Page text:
sage: S = R.quotient(b_m + (b_s-b_m)^3 - b_m)
sage: S
Quotient of Multivariate Polynomial Ring in b_m, b_s over Rational Field by the ideal (-b_m^3 + 3*b_m^2*b_s - 3*b_m*b_s^2 + b_s^3)
sage: p = -b_m^3 + 3*b_m^2*b_s - 3*b_m*b_s^2 + b_s^3 + b_m
sage: p
-b_m^3 + 3*b_m^2*b_s - 3*b_m*b_s^2 + b_s^3 + b_m
sage: S(p)
b_mbar
sage: lift(S(p))
b_m

Now, what you have to do is to walk along the expression and apply this recipe to all exponents of the powers that are encountered. A power is a kind of arithmetic operation, so you will have to override the arithmetic method of ExpressionTreeWalker. Here is how to:

from sage.symbolic.expression_conversions import ExpressionTreeWalker
class RewritePolynomialPowers(ExpressionTreeWalker):
    def __init__(self, ring):
        self.ring = ring
    def arithmetic(self, ex, op):
        if op is operator.pow:
            base, exponent = ex.operands()
            exponent = SR(str(lift(self.ring(exponent))))
            return base ** exponent
        else:
            return reduce(op, map(self, ex.operands()))

Let us try with your example:

sage: var('a,x,b,b_s,b_m')
(a, x, b, b_s, b_m)
sage: f_m = a*x^b
sage: expr = expand(f_m.subs({b : b_m + (b_s-b_m)^3})).derivative(b_m).full_simplify()
sage: RewritePolynomialPowers(S)(expr)
-(3*a*b_m^2 - 6*a*b_m*b_s + 3*a*b_s^2 - a)*x^b_m*log(x)

Please tell if this is sufficient for your general case. Anyway, you see the TreeWalker strategy, you can also replace other kind of operators (composition, derivation, relation,...), see the (not documented) https://doc.sagemath.org/html/en/refe...

edit flag offensive delete link more

Comments

Yikes, thanks!! It will take me a while to digest that, I was hoping for some simpler pattern matching.

Could this be easily extended to other non-linear functions such as log(x), sin(x), etc.? Or particular cases would have to be treated one by one (e.g., by iterating through a list of all nonlinear functions). I don't know enough to see if there are edge cases, but I will definitively look into TreeWalker.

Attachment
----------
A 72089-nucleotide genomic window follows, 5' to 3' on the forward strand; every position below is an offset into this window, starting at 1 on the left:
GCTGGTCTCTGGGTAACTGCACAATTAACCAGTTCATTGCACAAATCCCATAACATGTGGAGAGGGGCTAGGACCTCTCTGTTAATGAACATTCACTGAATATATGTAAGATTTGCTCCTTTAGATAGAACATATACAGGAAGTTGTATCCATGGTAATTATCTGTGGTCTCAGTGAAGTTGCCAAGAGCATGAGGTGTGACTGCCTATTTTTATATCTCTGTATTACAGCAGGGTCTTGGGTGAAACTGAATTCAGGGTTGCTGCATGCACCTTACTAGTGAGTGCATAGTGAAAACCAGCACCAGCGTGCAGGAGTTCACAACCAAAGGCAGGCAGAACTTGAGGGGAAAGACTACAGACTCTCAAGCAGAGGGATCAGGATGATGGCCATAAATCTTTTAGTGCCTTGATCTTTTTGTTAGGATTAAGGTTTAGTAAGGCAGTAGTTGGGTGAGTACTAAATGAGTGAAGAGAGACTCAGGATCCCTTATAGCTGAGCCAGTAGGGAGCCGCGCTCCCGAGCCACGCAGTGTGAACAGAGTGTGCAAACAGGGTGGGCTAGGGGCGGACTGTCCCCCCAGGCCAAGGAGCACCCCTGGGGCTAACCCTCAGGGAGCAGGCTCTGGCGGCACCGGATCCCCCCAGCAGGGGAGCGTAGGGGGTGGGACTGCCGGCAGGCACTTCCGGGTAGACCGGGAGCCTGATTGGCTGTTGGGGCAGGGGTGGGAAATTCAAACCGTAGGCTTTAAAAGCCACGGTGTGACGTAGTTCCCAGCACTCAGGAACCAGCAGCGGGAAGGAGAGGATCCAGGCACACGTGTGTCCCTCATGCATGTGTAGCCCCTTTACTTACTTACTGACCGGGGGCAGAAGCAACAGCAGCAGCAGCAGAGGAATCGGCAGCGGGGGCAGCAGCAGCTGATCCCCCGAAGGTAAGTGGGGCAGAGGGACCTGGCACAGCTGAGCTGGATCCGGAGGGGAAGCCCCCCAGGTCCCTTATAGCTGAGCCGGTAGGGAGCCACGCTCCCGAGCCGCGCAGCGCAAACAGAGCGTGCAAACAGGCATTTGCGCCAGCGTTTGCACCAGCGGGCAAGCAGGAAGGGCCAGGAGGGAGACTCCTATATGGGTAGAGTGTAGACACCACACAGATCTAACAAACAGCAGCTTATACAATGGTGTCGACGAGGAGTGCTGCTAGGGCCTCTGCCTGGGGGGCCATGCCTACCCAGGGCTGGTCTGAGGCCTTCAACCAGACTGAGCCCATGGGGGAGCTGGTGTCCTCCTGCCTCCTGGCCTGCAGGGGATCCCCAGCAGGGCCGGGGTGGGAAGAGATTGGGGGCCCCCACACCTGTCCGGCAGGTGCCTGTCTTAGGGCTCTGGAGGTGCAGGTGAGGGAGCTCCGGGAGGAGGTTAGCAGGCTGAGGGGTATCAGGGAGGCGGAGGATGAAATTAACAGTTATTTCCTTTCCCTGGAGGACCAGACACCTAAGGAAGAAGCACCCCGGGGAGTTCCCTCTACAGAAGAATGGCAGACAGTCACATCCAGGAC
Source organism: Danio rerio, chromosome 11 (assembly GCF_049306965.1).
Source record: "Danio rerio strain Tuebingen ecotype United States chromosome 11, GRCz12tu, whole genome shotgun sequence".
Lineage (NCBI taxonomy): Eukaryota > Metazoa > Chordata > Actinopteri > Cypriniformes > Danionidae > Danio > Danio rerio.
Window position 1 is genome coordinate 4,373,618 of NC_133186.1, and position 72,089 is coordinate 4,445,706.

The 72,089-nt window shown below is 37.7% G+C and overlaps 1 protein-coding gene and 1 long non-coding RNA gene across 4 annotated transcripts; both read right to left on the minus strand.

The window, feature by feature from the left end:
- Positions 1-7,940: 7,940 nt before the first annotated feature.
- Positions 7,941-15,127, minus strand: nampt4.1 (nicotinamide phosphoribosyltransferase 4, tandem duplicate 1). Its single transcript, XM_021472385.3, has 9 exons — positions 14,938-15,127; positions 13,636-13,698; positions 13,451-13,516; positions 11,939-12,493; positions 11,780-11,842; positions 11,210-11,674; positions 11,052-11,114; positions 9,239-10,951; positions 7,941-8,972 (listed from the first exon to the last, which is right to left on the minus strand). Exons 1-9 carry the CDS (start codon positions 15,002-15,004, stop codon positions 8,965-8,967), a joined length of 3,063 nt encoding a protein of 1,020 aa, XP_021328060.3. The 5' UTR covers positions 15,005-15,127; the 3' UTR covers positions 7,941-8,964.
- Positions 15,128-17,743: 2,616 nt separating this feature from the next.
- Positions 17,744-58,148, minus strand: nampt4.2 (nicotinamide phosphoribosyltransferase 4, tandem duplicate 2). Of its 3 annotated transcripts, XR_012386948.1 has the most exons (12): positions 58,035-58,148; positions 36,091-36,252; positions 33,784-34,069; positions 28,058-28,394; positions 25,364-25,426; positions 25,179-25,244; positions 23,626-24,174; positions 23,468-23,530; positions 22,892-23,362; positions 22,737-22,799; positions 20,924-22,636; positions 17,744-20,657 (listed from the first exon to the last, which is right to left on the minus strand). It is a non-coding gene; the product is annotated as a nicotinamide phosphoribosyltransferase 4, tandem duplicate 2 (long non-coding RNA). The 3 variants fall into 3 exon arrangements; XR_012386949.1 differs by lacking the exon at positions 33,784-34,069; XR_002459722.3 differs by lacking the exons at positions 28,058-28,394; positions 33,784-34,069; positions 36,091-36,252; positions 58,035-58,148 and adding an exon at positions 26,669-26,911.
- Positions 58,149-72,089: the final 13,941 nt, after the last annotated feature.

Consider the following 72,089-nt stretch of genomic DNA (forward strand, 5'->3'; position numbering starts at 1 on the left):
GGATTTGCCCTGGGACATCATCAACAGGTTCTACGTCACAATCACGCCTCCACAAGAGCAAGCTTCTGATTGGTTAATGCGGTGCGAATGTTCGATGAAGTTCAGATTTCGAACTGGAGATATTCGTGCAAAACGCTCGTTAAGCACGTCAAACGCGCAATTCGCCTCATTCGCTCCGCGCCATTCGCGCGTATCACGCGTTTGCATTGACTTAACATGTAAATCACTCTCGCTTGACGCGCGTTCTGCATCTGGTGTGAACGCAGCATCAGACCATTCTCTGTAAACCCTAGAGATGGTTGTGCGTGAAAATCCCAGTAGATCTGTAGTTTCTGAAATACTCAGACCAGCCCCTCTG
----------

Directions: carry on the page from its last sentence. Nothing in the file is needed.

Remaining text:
Edgar Brown gravatar imageEdgar Brown ( 2019-10-18 21:02:04 -0600 )edit
1

VERY nice.

This TreeWalker should have some mention in the doc, and a docstring... It has potentially a zillion uses in "RealWorld"(TM) problems.

Emmanuel Charpentier gravatar imageEmmanuel Charpentier ( 2019-10-19 03:45:12 -0600 )edit
1

Indeed ! I was thinking of a tutorial instead of just doc, since the way it works is by overriding a default class, not by calling a function. This is a standard pattern in some Python programs, but not in Sage. In particular, i had to copy a part of the source code to insert my hook, so i guess it is not very handy. Perhaps should we propose a better user interface.

tmonteil gravatar imagetmonteil ( 2019-10-19 04:36:14 -0600 )edit

I might have found a much simpler and general way to solve my specific issue that just involves a couple of function manipulations, I'll try to implement it and post it as soon as I get a chance by the end of this coming week.

Edgar Brown gravatar imageEdgar Brown ( 2019-10-19 22:26:09 -0600 )edit

I believe your answer provides the path to the only reliable choice. I think I have to walk the tree of what I assume to be mostly a polynomial looking at sums and products of elements and expanding the substitution in all of those cases, but stopping at anything else such as division and exponentiation and removing the substitution on those subtrees. Although conceptually it works, I can't see the path for doing that in code. Your example enumerates the tree backwards from this, which means that I would have to account for all (unknown) cases, instead of known ones such as sums and products.

I still get the feeling that a properly defined symbolic ring would be able to do this, but I don't see how.

Edgar Brown gravatar imageEdgar Brown ( 2019-10-27 19:01:09 -0600 )edit
1